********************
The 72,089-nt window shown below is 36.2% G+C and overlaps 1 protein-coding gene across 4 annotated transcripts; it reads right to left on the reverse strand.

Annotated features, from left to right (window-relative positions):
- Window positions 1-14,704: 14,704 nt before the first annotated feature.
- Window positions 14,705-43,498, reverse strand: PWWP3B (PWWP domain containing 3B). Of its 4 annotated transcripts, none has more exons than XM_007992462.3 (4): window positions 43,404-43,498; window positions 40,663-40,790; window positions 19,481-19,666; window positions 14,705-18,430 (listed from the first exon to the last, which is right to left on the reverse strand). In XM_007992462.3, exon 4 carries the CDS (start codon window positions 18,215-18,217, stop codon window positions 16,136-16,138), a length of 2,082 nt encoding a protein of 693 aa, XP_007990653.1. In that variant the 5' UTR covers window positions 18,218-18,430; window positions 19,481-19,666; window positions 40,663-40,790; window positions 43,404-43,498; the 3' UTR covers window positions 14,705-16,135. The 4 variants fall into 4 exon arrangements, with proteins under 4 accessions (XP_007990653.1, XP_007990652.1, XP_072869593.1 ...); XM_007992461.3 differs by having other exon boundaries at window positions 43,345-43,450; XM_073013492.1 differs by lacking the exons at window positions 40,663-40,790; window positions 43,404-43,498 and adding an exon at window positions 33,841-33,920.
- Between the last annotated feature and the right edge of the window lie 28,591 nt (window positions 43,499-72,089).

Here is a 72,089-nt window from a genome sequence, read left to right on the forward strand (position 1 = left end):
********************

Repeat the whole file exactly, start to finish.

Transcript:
The 72,089-nt window shown below is 36.2% G+C and overlaps 1 protein-coding gene across 4 annotated transcripts; it reads right to left on the reverse strand.

Annotated features, from left to right (window-relative positions):
- Window positions 1-14,704: 14,704 nt before the first annotated feature.
- Window positions 14,705-43,498, reverse strand: PWWP3B (PWWP domain containing 3B). Of its 4 annotated transcripts, none has more exons than XM_007992462.3 (4): window positions 43,404-43,498; window positions 40,663-40,790; window positions 19,481-19,666; window positions 14,705-18,430 (listed from the first exon to the last, which is right to left on the reverse strand). In XM_007992462.3, exon 4 carries the CDS (start codon window positions 18,215-18,217, stop codon window positions 16,136-16,138), a length of 2,082 nt encoding a protein of 693 aa, XP_007990653.1. In that variant the 5' UTR covers window positions 18,218-18,430; window positions 19,481-19,666; window positions 40,663-40,790; window positions 43,404-43,498; the 3' UTR covers window positions 14,705-16,135. The 4 variants fall into 4 exon arrangements, with proteins under 4 accessions (XP_007990653.1, XP_007990652.1, XP_072869593.1 ...); XM_007992461.3 differs by having other exon boundaries at window positions 43,345-43,450; XM_073013492.1 differs by lacking the exons at window positions 40,663-40,790; window positions 43,404-43,498 and adding an exon at window positions 33,841-33,920.
- Between the last annotated feature and the right edge of the window lie 28,591 nt (window positions 43,499-72,089).

Here is a 72,089-nt window from a genome sequence, read left to right on the forward strand (position 1 = left end):